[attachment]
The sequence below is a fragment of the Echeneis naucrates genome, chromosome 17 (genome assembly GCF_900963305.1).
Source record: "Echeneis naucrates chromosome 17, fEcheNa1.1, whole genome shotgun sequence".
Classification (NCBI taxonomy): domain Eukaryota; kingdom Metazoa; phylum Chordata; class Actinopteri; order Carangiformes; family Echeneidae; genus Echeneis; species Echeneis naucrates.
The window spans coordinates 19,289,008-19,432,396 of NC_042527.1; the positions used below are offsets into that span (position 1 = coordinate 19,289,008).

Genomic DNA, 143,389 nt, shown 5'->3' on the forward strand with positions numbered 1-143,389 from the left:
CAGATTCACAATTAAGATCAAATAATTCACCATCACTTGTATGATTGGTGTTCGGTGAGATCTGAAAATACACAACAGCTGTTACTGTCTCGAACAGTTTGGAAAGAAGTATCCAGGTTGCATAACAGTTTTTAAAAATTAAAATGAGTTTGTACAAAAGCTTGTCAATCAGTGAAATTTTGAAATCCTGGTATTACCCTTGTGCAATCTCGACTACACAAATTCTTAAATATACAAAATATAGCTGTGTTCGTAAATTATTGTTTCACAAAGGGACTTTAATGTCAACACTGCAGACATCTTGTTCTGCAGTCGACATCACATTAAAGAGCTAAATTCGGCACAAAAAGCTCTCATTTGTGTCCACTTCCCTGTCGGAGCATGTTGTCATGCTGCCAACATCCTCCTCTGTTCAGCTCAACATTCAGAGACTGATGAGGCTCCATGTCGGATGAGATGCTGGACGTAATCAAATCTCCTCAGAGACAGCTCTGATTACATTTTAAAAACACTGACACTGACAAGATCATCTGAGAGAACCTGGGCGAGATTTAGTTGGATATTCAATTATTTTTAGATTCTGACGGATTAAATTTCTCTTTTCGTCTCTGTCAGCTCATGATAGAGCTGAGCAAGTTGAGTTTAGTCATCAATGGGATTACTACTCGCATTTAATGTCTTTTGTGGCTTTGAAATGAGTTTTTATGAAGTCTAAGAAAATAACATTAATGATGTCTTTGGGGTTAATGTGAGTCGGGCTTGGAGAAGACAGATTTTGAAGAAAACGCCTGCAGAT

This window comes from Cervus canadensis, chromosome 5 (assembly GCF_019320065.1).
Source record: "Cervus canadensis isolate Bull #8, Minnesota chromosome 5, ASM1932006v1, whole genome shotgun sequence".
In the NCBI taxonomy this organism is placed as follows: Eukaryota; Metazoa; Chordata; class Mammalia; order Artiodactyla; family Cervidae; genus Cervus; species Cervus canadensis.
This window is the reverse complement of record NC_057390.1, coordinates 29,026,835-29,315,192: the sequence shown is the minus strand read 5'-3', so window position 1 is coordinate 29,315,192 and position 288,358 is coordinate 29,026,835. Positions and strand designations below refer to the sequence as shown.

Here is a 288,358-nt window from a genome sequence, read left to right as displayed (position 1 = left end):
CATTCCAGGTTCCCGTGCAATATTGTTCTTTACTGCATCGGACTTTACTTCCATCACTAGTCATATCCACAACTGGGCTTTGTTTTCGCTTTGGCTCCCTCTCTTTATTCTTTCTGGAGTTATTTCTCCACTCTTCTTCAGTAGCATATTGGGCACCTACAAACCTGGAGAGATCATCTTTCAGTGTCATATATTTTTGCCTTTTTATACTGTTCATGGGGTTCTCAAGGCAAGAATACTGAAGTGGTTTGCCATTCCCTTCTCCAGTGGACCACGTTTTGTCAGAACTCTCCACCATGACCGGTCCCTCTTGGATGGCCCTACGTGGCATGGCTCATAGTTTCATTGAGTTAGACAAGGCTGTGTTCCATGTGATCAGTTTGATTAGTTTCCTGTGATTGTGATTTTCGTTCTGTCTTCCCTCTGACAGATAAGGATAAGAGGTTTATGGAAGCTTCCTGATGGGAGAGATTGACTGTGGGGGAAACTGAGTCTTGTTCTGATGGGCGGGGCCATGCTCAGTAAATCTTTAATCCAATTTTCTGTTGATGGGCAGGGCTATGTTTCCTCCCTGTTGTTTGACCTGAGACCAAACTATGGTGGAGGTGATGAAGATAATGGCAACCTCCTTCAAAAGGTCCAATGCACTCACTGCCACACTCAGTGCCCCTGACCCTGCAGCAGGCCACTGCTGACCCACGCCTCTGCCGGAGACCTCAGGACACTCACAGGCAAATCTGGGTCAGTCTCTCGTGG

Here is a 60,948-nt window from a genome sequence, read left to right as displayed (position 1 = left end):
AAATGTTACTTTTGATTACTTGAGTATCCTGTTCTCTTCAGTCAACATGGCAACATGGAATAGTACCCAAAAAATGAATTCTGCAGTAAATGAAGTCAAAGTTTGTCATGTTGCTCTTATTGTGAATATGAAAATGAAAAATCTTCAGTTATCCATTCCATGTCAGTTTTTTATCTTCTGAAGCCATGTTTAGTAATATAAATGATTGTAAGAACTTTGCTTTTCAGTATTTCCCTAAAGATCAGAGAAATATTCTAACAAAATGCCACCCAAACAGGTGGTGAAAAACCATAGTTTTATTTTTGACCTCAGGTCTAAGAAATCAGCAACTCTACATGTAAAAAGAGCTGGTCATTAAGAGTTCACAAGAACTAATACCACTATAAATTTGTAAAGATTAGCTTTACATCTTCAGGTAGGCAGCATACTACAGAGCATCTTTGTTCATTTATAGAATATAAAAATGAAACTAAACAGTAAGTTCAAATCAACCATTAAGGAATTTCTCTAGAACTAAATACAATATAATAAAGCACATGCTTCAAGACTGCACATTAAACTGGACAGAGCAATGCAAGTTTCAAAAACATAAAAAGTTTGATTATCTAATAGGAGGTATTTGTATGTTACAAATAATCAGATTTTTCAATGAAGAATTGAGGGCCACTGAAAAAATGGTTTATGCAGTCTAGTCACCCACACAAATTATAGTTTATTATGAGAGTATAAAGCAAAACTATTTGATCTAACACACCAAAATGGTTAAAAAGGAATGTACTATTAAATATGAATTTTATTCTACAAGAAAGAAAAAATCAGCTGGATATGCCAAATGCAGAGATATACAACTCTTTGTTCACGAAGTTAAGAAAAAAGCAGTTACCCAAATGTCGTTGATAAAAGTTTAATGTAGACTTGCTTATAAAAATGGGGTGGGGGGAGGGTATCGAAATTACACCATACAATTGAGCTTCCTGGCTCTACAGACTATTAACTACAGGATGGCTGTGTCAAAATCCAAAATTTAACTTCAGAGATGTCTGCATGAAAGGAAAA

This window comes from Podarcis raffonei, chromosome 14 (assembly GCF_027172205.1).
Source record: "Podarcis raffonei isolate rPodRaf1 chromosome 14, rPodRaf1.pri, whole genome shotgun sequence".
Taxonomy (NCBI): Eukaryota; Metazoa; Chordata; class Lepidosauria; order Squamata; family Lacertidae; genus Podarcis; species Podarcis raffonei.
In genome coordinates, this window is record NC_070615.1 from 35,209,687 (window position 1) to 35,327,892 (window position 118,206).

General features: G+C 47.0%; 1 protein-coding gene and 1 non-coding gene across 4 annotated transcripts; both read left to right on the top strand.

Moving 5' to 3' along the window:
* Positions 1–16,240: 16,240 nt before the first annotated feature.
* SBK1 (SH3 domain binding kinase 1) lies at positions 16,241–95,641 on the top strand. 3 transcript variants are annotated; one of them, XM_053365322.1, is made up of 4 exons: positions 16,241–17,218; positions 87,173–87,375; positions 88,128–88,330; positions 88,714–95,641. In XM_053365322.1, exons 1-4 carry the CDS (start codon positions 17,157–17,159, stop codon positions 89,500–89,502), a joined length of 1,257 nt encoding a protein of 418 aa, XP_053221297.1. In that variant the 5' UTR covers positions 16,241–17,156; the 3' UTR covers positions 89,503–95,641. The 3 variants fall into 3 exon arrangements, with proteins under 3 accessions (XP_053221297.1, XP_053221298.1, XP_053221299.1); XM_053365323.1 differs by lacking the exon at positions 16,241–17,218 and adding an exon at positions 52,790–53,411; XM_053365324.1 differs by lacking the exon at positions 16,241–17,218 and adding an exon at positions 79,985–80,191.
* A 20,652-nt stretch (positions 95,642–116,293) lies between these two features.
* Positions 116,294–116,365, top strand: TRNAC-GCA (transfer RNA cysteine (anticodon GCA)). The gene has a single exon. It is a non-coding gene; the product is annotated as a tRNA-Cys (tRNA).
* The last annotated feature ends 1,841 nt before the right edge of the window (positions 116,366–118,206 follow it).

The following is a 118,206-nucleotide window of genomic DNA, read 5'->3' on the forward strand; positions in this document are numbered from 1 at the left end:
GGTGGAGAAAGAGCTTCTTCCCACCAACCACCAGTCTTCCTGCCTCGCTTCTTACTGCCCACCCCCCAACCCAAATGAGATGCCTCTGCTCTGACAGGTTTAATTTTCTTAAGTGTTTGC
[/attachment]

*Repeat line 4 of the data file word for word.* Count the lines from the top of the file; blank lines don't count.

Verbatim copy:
The window spans coordinates 19,289,008-19,432,396 of NC_042527.1; the positions used below are offsets into that span (position 1 = coordinate 19,289,008).